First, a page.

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Of the many planets in our solar system of the Milky Way, Neptune is not the most widely discussed. Neptune is the eighth and farthest planet from the Sun in our Solar System. Neptune, like Uranus, is an ice giant, a subclass of giant planet, because they are smaller and have higher concentrations of volatiles than Jupiter and Saturn. In the search for extrasolar planets, Neptune has been used as a metonym: discovered bodies of similar mass are often referred to as “Neptunes”, just as scientists refer to various extrasolar bodies as “Jupiters”.
Like Jupiter and Saturn, Neptune’s atmosphere is composed primarily of hydrogen and helium, along with traces of hydrocarbons and possibly nitrogen, but it contains a higher proportion of “ices” such as water, ammonia, and methane. However, its interior, like that of Uranus, is primarily composed of ices and rock, which is why Uranus and Neptune are normally considered “ice giants” to emphasise this distinction. Traces of methane in the outermost regions in part account for the planet’s blue appearance. The mantle of the planet is equivalent to about 10 to 15 Earth masses and is rich in water, ammonia and methane. As is customary in planetary science, this mixture is referred to as icy even though it is a hot, dense fluid. This fluid, which has a high electrical conductivity, is sometimes called a water–ammonia ocean. The mantle may consist of a layer of ionic water in which the water molecules break down into a soup of hydrogen and oxygen ions, and deeper down superionic water in which the oxygen crystallises but the hydrogen ions float around freely within the oxygen lattice.
At a depth of 7,000 km, the conditions may be such that methane decomposes into diamond crystals that rain downwards like hailstones. Very-high-pressure experiments at the Lawrence Livermore National Laboratory suggest that the base of the mantle may be an ocean of liquid carbon with floating solid ‘diamonds’. Neptune’s internal structure resembles that of Uranus. Its atmosphere forms about 5% to 10% of its mass and extends perhaps 10% to 20% of the way towards the core, where it reaches pressures of about 10 GPa, or about 100,000 times that of Earth’s atmosphere. Increasing concentrations of methane, ammonia and water are found in the lower regions of the atmosphere. Neptune’s weather is characterised by extremely dynamic storm systems, with winds reaching speeds of almost 600 m/s (2,200 km/h; 1,300 mph)—nearly reaching supersonic flow. More typically, by tracking the motion of persistent clouds, wind speeds have been shown to vary from 20 m/s in the easterly direction to 325 m/s westward. At the cloud tops, the prevailing winds range in speed from 400 m/s along the equator to 250 m/s at the poles.
Most of the winds on Neptune move in a direction opposite the planet’s rotation. The general pattern of winds showed prograde rotation at high latitudes vs. retrograde rotation at lower latitudes. The difference in flow direction is thought to be a “skin effect” and not due to any deeper atmospheric processes. At 70° S latitude, a high-speed jet travels at a speed of 300 m/s. The relative “hot spot” is due to Neptune’s axial tilt, which has exposed the south pole to the Sun for the last quarter of Neptune’s year, or roughly 40 Earth years. As Neptune slowly moves towards the opposite side of the Sun, the south pole will be darkened and the north pole illuminated, causing the methane release to shift to the north pole. Neptune has a planetary ring system, though one much less substantial than that of Saturn. The rings may consist of ice particles coated with silicates or carbon-based material, which most likely gives them a reddish hue. The three main rings are the narrow Adams Ring, 63,000 km from the centre of Neptune, the Le Verrier Ring, at 53,000 km, and the broader, fainter Galle Ring, at 42,000 km. A faint outward extension to the Le Verrier Ring has been named Lassell; it is bounded at its outer edge by the Arago Ring at 57,000 km.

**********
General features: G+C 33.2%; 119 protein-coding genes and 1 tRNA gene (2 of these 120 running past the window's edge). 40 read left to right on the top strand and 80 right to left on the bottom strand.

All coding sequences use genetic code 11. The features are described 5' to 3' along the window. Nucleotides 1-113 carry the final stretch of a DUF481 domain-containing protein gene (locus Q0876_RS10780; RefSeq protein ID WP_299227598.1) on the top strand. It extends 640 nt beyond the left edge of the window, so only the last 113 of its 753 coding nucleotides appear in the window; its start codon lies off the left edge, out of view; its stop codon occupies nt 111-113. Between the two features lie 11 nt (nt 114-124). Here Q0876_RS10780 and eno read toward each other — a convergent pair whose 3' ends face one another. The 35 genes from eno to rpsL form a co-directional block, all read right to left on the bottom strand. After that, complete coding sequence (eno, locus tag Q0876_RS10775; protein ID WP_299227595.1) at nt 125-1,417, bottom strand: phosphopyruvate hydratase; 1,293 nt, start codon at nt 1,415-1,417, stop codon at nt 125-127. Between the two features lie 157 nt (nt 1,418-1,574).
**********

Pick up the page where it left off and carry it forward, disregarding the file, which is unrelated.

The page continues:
The existence of arcs was difficult to explain because the laws of motion would predict that arcs would spread out into a uniform ring over short timescales. Astronomers now estimate that the arcs are corralled into their current form by the gravitational effects of Galatea, a moon just inward from the ring. The first of these planetary rings was detected in 1968 by a team led by Edward Guinan. In the early 1980s, analysis of this data along with newer observations led to the hypothesis that this ring might be incomplete. Evidence that the rings might have gaps first arose during a stellar occultation in 1984 when the rings obscured a star on immersion but not on emersion. Images from Voyager 2 in 1989 settled the issue by showing several faint rings.
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